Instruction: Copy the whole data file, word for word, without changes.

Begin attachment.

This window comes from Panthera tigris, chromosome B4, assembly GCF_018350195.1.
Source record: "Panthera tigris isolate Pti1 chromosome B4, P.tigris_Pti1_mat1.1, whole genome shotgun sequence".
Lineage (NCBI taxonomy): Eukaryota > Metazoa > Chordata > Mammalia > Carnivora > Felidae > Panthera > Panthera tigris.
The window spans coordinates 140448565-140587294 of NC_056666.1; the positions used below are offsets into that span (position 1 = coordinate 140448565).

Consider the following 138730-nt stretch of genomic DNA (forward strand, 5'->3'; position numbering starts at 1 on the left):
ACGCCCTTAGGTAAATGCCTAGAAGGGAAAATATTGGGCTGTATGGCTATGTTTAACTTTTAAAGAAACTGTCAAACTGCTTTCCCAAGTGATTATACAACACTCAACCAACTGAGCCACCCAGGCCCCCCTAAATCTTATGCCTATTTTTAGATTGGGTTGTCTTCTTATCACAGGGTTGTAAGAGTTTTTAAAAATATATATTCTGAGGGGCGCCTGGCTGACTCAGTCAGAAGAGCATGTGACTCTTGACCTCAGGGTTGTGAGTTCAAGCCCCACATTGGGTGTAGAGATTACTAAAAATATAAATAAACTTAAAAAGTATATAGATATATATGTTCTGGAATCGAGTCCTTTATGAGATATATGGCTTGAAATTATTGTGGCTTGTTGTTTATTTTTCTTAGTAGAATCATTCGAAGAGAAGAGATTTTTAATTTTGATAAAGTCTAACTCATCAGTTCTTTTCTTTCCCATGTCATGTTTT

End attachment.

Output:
This window comes from Panthera tigris, chromosome B4, assembly GCF_018350195.1.
Source record: "Panthera tigris isolate Pti1 chromosome B4, P.tigris_Pti1_mat1.1, whole genome shotgun sequence".
Lineage (NCBI taxonomy): Eukaryota > Metazoa > Chordata > Mammalia > Carnivora > Felidae > Panthera > Panthera tigris.
The window spans coordinates 140448565-140587294 of NC_056666.1; the positions used below are offsets into that span (position 1 = coordinate 140448565).

Consider the following 138730-nt stretch of genomic DNA (forward strand, 5'->3'; position numbering starts at 1 on the left):
ACGCCCTTAGGTAAATGCCTAGAAGGGAAAATATTGGGCTGTATGGCTATGTTTAACTTTTAAAGAAACTGTCAAACTGCTTTCCCAAGTGATTATACAACACTCAACCAACTGAGCCACCCAGGCCCCCCTAAATCTTATGCCTATTTTTAGATTGGGTTGTCTTCTTATCACAGGGTTGTAAGAGTTTTTAAAAATATATATTCTGAGGGGCGCCTGGCTGACTCAGTCAGAAGAGCATGTGACTCTTGACCTCAGGGTTGTGAGTTCAAGCCCCACATTGGGTGTAGAGATTACTAAAAATATAAATAAACTTAAAAAGTATATAGATATATATGTTCTGGAATCGAGTCCTTTATGAGATATATGGCTTGAAATTATTGTGGCTTGTTGTTTATTTTTCTTAGTAGAATCATTCGAAGAGAAGAGATTTTTAATTTTGATAAAGTCTAACTCATCAGTTCTTTTCTTTCCCATGTCATGTTTT